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Our friend Hannah decided to run off and get married in Vegas. The rest of our knitting group (the Boba Knitters) were knitting her felted Calla Lilies for her bouquet at a knitters bridal shower. Being allergic to wool and alpaca, I couldn't participate in the knitting of feltable items so I decided to knit her a garter. Of course, the local yarn shop has the perfect shade of pink in silk roving but not in silk yarn so I recruited Kristi to spin me up some yarn and the Eloping garter was born!

Since Hannah and her man didn't give us much time to plan, we had to get things moving! The fact that the Chasing Rainbows fiber was prepped as a pencil roving made it easy to spin up quickly because it didn't require much predrafting -- Kristi could just start spinning. Also, luckily, the garter takes less than a half ounce of laceweight, so this project provides an opportunity to give both laceweight and a more luxury fiber a try. Kristi made a 2-ply yarn at about 21 wpi, but the gauge is pretty flexible in this pattern, so you don't have to be too worried about that.

The garter is knit sideways to the length you desire, which makes the pattern very adaptable. It is wise to block a swatch of your handspun before knitting the garter, to get an idea of how much vertical stretch you will get out of it.

This lovely garter will spin and knit up quickly in case you, or a friend, need to elope on short notice.

model: Mrs. Kuhns photos: Abigail van Roode and Kristi Geraci

Sized to fit intended wearer; shown in Hannah size.

Width: 2 inches
Length: custom -- garter shown measures 20 inches


Less than 0.5 oz, 100% Bombyx silk from Chasing Rainbows Dyeworks, spun into 2-ply laceweight yarn, 21 wraps per inch. Colorway: Rose Petals

Commercial yarn alternatives: Jaggerspun Zephyr [50% Merino wool/50% Tussah silk; 630yd/576m per 2oz ball] or Crystal Palace Panda Silk [52% bamboo/43% Machine washable Merino wool/5% combed silk; 204yd/187m per 50g ball] (1 ball required)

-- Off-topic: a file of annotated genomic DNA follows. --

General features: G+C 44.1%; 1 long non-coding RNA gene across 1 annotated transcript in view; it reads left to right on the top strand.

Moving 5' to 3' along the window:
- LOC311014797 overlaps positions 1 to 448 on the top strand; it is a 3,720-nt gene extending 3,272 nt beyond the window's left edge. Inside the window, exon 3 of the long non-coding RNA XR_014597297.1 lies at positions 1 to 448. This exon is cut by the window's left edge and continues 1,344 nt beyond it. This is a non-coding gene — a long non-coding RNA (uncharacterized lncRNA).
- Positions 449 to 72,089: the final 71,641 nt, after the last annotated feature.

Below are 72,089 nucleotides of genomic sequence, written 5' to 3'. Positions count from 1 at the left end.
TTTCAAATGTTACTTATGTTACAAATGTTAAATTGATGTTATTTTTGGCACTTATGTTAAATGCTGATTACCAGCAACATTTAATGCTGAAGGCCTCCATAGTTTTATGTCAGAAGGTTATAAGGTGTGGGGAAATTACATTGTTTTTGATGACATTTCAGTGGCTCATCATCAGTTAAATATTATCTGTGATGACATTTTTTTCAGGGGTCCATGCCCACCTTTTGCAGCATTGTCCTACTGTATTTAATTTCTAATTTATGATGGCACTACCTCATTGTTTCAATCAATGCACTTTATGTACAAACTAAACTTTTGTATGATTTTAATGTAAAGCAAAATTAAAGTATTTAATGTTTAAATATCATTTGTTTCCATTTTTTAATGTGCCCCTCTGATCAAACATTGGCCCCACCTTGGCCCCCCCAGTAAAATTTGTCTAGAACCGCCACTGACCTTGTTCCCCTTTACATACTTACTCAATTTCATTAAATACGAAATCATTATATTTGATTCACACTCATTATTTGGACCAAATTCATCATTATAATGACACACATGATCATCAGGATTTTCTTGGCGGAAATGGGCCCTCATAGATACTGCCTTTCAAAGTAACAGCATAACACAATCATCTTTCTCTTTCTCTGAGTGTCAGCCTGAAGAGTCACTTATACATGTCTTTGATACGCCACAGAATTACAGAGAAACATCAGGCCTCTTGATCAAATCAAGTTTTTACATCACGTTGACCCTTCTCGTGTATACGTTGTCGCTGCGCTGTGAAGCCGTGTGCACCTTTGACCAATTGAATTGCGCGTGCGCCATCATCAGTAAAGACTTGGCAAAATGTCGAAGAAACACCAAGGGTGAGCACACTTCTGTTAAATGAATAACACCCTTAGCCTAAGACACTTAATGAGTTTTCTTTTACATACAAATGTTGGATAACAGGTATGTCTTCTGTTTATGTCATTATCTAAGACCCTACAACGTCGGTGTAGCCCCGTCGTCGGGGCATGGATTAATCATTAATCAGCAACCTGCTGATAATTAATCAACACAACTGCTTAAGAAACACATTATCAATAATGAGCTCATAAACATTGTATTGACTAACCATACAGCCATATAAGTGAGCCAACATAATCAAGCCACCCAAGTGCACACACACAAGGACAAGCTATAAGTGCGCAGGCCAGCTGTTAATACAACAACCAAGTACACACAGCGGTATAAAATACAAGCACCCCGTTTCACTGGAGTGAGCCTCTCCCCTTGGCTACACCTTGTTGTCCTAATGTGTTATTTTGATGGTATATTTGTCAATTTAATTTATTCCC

Recommended needle size:
1 set US #3/3.25mm straight needles
[always use a needle size that gives you the gauge listed below -- every knitter's gauge is unique]

Approx. 1.5 yd elastic, 0.25 inch width
Approx. 2 yd ribbon, 0.25 inch width
Sewing thread to match ribbon


23 sts/30 rows = 4 inches in stockinette st


[Knitty's list of standard abbreviations and techniques can be found here]

Lace Pattern (Worked over 10 sts)
Note: Set-Up Row replaces Row 1 the first time the pattern is worked. See pattern for directions.

Set-Up Row
[RS]: K5, yo twice, k2, yo, p2tog, [k1, p1, k1] in last st. 14 sts.
Row 1 [RS]: BO 2 sts, yo, p2tog, k2, yo twice, k2tog, k1, yo, p2tog, [k1, p1, k1] in last st. 14 sts.
Row 2 [WS]: K3, yo, p2tog, k1, p1, p first yo, drop second yo, p1, k1, yo, p2tog, [k1, p1, k1] in last st. 15 sts.
Row 3 [RS]: K3, yo, p2tog, k1, k2tog, yo twice, k2, yo, p2tog, k3. 16 sts.
Row 4 [WS]: BO 2 sts, yo, p2tog, k1, p1, p first yo, drop second yo, p1, k1, yo, p2tog, k3. 13 sts.
Final Row [RS]: BO 2 sts, yo, p2tog, k2, yo, k2tog, k1, p2tog, k1. 10 sts.


CO 10 sts, leaving a tail 8-10 inches long.

Work Set-Up Row of Lace Pattern, then work Rows 2-4.

Work Rows 1-4 of Lace Pattern until work is approx. 1 inch shorter than leg circumference, ending with Row 4.

Work Final Row of Lace Pattern. BO all sts.


Weave in CO yarn tail. Block piece so that length is equal to leg circumference, or slightly longer. Use BO yarn tail to sew ends of garter together.

Cut two lengths of elastic, each slightly shorter than leg circumference. Using photos as guides, weave each length through column of eyelets on garter. Overlap ends approx 0.25 inch and sew securely.

Cut two lengths of ribbon, each approx. 10-12 inches longer than leg circumference. Weave each length through column of eyelets, following path of ribbon. Tie ends in bow and trim to desired length.


Abigail lives in the Silicon Valley with her imported Dutch husband and two very active young sons. She squeezes out knitting time between picking LEGO pieces off of the floor and saying, "Don't jump on the couch" to anyone who will listen. She blogs about her knitting here.

Kristi lives in Boulder, Colorado, and squeezes out knitting time between going to work and saying, "Stop that barking!" to any dog who will listen. She blogs her knitting and spinning adventures with Cookie A. here.